Dec. 3, 2012 -- People exposed to higher levels of certain germ- and weed-killing chemicals may also be more likely to develop food allergies , a new study shows. The chemicals are called dichlorophenols (DCPs). They are created by the breakdown of common pesticides, including chlorinated chemicals used to purify drinking water. They also turn up in moth balls, air fresheners, deodorizer cakes in urinals, and certain herbicides sprayed on crops. "They're quite common," says researcher Elina Jerschow, MD, an allergist at Montefiore Medical Center in the Bronx, N.Y. Doctors don't know why, but rates of food allergies are rising in the U.S. A 2008 study by the CDC found an 18% jump from 1997 to 2007. Jerschow wondered if increased protection from germs might somehow be lowering the body's tolerance to foods.
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Oct. 5, 2012 -- Some natives of Louisville, Ky., needn't be surprised if they're sneezing while reading this article. Their city tops the list this year as the worst place to live in the U.S. for fall allergies . To earn the No. 1 spot, Louisville received a "worse than average" rating for its pollen counts and allergy medication use by each patient. But it got a "better than average" rating for the number of allergy specialists available in the area. Last year, Louisville placed sixth in this annual ranking of 100 metropolitan areas done by the Asthma and Allergy Foundation of America (AAFA). In all, six Southern cities made the country's top 10. Sacramento, Calif., was named the best place for people with autumn allergies to live. The rankings are based on an analysis of three key factors: pollen and mold scores during fall 2011, the number of allergy medications used by people with allergies last fall, and the number of board-certified allergists per 10,000 patients. This year's 10 worst places for fall allergies are:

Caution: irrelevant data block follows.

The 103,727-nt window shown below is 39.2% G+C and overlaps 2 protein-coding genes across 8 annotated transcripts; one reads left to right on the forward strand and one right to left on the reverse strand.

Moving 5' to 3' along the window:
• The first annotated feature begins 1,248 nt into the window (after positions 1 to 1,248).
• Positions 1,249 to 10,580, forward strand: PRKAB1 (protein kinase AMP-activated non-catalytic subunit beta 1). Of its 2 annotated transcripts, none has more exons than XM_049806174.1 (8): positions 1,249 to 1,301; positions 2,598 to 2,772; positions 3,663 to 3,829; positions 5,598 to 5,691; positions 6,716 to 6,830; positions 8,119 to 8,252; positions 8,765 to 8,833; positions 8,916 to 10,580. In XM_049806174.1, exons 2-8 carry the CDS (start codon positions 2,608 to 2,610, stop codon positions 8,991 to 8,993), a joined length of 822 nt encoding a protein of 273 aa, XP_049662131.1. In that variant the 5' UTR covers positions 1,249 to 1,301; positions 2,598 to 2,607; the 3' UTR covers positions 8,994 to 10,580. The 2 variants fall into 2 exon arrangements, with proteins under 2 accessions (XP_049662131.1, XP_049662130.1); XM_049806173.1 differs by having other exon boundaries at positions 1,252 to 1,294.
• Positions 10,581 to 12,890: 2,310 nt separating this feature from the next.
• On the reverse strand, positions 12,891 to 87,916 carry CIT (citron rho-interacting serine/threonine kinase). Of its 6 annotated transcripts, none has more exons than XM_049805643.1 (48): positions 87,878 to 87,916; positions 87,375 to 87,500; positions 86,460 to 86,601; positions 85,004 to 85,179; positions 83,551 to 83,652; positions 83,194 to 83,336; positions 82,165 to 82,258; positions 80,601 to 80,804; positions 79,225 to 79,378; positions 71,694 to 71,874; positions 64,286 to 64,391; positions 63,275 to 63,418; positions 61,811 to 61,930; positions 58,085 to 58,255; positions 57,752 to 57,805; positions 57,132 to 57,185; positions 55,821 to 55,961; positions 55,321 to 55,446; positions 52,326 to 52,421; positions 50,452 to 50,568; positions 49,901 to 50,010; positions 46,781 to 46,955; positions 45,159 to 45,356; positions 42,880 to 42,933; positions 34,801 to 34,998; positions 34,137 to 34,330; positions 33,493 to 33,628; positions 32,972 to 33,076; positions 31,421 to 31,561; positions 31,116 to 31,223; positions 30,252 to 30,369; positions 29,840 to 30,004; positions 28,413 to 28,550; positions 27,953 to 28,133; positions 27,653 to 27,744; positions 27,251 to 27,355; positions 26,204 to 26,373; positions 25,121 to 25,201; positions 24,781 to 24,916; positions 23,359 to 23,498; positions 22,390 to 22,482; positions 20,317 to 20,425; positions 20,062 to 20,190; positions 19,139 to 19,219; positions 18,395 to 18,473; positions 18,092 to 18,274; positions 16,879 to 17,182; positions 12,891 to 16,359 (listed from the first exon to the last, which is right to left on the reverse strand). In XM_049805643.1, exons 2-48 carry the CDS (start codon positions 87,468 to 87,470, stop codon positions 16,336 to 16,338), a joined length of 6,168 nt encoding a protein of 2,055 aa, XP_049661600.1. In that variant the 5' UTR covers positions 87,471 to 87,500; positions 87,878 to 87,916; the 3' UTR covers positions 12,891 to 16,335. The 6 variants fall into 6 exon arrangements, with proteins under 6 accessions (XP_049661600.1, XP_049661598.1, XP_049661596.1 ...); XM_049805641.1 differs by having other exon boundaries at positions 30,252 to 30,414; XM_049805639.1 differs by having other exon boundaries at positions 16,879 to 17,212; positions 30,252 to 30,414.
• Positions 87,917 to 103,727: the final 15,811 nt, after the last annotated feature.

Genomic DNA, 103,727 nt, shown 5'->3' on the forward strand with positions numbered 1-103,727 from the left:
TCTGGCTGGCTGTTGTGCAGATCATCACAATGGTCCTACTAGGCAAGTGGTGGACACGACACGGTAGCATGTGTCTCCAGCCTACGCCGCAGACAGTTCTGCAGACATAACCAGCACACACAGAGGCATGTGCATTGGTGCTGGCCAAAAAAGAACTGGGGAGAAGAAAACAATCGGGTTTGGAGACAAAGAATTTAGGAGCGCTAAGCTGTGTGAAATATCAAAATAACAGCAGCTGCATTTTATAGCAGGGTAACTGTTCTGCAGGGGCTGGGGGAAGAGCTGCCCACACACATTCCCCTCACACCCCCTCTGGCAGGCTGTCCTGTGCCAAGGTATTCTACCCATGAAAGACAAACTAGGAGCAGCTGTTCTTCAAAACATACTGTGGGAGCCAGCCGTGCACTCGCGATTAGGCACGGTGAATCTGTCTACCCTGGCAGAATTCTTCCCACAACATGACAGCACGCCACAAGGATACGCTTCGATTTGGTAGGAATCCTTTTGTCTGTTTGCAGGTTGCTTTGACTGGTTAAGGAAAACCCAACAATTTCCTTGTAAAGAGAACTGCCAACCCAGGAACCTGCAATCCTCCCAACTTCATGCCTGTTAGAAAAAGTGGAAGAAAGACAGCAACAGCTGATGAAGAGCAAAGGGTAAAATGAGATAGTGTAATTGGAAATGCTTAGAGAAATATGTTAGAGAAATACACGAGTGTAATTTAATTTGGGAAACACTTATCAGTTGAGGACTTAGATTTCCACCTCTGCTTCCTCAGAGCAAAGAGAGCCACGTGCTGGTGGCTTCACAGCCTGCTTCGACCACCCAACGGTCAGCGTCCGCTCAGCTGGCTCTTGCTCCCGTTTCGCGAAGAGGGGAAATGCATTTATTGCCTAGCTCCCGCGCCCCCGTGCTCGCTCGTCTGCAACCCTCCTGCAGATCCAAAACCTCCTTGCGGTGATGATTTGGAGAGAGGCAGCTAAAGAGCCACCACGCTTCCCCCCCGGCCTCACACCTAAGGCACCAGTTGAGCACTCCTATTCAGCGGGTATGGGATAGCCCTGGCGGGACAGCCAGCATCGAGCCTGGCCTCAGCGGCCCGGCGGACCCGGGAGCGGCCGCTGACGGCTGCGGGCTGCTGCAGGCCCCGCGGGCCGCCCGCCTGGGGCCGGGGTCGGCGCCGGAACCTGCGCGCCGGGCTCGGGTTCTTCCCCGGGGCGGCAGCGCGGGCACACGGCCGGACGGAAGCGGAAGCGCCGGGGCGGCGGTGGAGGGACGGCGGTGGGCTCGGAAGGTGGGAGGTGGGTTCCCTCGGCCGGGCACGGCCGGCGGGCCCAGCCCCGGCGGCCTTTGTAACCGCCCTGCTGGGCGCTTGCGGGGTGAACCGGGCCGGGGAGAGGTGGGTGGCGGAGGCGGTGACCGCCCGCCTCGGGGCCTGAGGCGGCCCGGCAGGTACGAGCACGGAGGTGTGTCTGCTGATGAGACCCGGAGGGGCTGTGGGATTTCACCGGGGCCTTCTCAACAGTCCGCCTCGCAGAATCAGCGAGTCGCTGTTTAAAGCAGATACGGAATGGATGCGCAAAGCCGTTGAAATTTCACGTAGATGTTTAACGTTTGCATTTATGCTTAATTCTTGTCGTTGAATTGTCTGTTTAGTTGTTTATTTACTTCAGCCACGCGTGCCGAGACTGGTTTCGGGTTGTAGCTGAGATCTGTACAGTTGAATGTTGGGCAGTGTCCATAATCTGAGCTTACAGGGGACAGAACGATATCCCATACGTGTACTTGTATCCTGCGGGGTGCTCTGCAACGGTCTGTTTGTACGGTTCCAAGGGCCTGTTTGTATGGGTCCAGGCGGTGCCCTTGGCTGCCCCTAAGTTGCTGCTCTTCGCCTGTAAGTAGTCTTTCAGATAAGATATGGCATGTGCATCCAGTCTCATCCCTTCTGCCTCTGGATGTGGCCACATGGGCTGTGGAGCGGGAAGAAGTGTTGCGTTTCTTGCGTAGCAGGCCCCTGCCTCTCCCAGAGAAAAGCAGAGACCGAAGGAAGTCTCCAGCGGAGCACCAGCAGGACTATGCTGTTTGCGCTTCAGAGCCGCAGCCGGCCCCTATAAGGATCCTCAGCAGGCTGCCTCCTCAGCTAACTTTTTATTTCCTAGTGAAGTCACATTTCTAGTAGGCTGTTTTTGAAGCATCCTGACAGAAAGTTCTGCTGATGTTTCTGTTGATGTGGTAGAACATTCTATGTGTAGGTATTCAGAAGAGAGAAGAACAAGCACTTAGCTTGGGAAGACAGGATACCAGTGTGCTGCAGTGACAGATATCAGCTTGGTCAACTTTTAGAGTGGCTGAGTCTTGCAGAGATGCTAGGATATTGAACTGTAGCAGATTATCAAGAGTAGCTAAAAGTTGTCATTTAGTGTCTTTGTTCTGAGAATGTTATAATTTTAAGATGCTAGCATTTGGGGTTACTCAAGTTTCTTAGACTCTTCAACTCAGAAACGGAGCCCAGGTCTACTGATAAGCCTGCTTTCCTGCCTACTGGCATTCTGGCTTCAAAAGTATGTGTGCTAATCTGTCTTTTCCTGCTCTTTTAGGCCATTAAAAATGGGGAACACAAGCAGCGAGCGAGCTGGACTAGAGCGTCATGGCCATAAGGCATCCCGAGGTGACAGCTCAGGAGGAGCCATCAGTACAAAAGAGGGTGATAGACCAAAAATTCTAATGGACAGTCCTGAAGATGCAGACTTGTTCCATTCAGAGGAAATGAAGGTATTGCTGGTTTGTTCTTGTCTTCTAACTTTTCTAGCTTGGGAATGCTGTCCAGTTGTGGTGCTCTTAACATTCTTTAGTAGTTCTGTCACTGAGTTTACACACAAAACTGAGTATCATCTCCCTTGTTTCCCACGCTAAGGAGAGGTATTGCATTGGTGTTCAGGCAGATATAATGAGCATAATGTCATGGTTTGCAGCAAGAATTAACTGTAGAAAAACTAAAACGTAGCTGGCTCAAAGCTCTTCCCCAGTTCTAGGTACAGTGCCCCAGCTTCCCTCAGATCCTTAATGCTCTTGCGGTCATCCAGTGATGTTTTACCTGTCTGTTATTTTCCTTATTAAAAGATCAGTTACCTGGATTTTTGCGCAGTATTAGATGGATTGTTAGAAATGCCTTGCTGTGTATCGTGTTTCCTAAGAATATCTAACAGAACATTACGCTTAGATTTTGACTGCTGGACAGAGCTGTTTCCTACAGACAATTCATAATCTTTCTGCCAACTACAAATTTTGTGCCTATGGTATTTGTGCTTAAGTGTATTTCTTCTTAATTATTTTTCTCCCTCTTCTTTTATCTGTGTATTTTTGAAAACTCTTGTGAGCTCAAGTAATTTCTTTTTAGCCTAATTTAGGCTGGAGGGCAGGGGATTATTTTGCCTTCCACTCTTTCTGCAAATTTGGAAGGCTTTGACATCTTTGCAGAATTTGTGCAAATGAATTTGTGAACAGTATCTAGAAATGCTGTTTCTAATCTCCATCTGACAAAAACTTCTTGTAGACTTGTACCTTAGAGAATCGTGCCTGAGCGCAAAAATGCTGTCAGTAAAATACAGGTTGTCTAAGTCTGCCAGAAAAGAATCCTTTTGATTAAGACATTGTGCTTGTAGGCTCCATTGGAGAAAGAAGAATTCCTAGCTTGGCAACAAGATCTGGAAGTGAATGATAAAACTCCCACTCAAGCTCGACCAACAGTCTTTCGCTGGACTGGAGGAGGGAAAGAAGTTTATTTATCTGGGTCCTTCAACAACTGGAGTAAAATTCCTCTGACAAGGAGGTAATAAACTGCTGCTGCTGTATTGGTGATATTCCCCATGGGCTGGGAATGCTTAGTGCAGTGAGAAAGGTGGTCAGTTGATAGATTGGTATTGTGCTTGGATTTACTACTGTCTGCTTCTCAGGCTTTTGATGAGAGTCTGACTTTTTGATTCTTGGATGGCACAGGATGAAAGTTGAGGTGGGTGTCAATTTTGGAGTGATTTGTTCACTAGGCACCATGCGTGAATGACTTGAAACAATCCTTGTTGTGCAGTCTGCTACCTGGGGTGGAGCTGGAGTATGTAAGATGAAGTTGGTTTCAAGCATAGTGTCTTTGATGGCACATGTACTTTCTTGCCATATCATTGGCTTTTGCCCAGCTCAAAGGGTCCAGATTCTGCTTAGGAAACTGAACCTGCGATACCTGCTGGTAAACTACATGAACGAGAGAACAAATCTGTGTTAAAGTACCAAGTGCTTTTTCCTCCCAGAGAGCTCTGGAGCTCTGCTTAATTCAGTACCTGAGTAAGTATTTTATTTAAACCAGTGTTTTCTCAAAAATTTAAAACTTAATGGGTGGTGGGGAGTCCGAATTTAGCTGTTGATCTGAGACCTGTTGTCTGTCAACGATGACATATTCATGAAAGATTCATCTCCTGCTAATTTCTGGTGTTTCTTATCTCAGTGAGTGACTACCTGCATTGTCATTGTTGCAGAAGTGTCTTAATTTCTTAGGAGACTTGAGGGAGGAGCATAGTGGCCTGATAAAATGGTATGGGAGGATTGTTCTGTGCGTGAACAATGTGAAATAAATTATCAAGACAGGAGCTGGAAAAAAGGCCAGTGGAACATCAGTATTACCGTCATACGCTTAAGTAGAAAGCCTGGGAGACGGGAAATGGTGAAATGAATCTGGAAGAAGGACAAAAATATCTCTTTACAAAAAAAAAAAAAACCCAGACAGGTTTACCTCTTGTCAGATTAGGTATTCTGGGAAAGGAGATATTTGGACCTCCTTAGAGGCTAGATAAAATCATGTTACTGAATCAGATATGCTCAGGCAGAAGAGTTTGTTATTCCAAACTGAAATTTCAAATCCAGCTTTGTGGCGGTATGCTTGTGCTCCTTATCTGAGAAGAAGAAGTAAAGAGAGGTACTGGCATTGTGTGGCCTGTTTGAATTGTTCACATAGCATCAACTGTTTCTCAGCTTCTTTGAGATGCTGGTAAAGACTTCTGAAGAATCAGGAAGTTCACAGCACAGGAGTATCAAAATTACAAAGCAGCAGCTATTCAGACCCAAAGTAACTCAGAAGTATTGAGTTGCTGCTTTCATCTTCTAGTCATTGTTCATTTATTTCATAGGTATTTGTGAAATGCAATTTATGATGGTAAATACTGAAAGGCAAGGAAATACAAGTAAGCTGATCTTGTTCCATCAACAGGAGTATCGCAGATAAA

Oklahoma City, Okla.
Baton Rouge, La.
This year's five best places for fall allergies are:
Daytona Beach, Fla.
San Francisco, Calif.
To see a complete listing of all 100 areas, visit the AAFA's Allergy Capitals web site.View Thread